A Building Condemned 

My life has become a void. An endless succession of hollow days, going through the motions, accomplishing nothing for months on end. I stare at an rectangular electronic device from the moment I wake to the moment I close my eyes, lulling my mind into a stupor to mask the emptiness and pain. Hours, days, months…it’s all the same. I think the seasons have changed. I feel like a building that’s been condemned, dark, empty of life, pathetic. The only true proof I have of the passing of time is my ever-growing belly. Pregnancy is supposed to be a time of happiness and excitement, two people feeling the movements of their unseen child, discussing who he might become with eyes full of joy. Sometimes I’m successful at being excited and happy, but he seems disinterested. I long to hold my child in my arms again more than anything in the world, even though this child will never replace the one I’ve lost. I’m trying my best to prepare for his arrival, in both the traditional way and mentally. Will I love him like I did Daxon? Will he share my eyes, or will they be blue like Dax’s, or maybe both blue and green like his father’s? Will he sometimes make the same expressions as Dax, sending a thousand needles through my heart? Will he live? This…this is what plagues my mind. I am where babies go to die, it seems. I want him so badly. I need him to survive. But I feel like a deep, dark part of me knows that he won’t, and then I won’t either. I can’t have three babies in Heaven before me. I can’t. When will this day ever end?

Lessons from an Angel

Someone once suggested that maybe my son was an actual angel sent to change my life, to help me out of the deep, dark hole I’d dug for myself, and that’s why he didn’t stay for long. He taught me so much in his ten short months in my arms. He taught me that I don’t need drugs and alcohol to mask my pain, that I can be happy sober. He taught me what love really feels like. Real, pure, unconditional love. He taught me that I can be loved by someone good, and what if feels like to be loved most. And he taught me what real fear and heartbreak are. Fear not the demon hiding in the dark, or that a lover is cheating. Heartbreak is not a boyfriend leaving for someone younger and prettier. I have never experienced the oxygen-vacant fear I felt before the morning I found him in his crib and turned him over. I have never felt heartbreak as I did when I realized I was far, far too late. As I write this, I feel like I’m reliving that morning… The phone call to 911, carrying his body downstairs, the paramedics and the cops, the moment they told me they couldn’t do anything. This is a nightmare I never thought I would have to live through.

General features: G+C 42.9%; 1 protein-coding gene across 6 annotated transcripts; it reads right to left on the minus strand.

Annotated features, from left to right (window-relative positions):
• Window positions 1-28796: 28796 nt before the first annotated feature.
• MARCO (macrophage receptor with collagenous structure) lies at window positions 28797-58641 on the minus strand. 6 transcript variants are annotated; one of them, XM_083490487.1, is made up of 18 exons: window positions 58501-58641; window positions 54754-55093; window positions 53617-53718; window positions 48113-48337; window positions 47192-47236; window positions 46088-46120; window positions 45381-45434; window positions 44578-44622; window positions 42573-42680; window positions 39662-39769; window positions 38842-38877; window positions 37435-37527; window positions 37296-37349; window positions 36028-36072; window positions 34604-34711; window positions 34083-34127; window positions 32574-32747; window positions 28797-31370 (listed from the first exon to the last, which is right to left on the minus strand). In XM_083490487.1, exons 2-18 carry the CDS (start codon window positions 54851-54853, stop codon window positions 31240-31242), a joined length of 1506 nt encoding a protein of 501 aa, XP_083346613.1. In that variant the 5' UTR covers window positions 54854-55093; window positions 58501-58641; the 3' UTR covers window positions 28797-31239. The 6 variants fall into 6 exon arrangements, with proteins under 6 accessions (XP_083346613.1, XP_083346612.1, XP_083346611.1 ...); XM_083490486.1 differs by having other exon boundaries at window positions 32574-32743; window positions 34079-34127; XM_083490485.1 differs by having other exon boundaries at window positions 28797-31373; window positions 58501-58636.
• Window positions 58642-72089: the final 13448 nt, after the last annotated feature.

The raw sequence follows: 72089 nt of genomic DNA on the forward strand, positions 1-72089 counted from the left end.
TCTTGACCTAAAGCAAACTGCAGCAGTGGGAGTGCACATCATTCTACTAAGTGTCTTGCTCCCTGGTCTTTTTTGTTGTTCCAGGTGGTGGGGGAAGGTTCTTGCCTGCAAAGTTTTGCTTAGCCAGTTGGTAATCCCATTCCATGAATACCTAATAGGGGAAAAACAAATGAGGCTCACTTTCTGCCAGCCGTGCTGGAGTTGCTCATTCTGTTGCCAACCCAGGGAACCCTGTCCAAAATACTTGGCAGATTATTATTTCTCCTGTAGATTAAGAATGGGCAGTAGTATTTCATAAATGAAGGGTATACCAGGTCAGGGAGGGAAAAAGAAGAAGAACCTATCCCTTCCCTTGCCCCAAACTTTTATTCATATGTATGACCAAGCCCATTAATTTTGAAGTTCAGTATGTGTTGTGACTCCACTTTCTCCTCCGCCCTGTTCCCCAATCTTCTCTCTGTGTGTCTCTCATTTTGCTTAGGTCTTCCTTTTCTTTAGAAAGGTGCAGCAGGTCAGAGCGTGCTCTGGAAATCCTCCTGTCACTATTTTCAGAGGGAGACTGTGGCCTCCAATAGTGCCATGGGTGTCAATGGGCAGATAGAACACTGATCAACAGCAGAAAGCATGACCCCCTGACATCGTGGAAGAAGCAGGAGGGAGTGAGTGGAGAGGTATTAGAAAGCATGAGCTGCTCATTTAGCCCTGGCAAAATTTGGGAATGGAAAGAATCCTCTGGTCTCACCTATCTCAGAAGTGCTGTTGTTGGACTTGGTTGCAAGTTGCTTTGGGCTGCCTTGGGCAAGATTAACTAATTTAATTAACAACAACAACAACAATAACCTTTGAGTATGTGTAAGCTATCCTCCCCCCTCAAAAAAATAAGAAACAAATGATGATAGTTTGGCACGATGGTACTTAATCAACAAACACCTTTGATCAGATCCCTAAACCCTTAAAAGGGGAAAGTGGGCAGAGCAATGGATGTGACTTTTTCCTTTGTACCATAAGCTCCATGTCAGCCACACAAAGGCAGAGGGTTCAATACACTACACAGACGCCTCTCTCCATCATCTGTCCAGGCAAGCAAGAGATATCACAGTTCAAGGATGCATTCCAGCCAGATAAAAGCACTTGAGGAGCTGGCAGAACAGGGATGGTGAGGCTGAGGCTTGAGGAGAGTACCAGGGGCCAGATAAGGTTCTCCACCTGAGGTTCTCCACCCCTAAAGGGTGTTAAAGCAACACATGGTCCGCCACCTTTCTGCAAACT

But what if he really was an angel sent to help me? I don’t think that’s possible, as angels don’t have souls. That would mean my son has no soul and that can’t be possible. But I think he was sent to change my life. I saw no way out until he was in my belly. Even then, I was terrified that I wouldn’t be able to be a good mom. Not because I thought I’d turn back to drugs or anything, but I just didn’t feel capable of taking care of such a tiny, important little person of my very own when I hadn’t even been able to properly take care of myself for so long. But I did it. I wasn’t perfect, but we love each other more than I ever thought possible. I wonder if he remembers me? I wonder if he sees me missing him? I wonder if he misses me? I wonder how long I have to wait to hold him again? It has been 114 days and about 15 hours, 21 minutes since I last held him alive.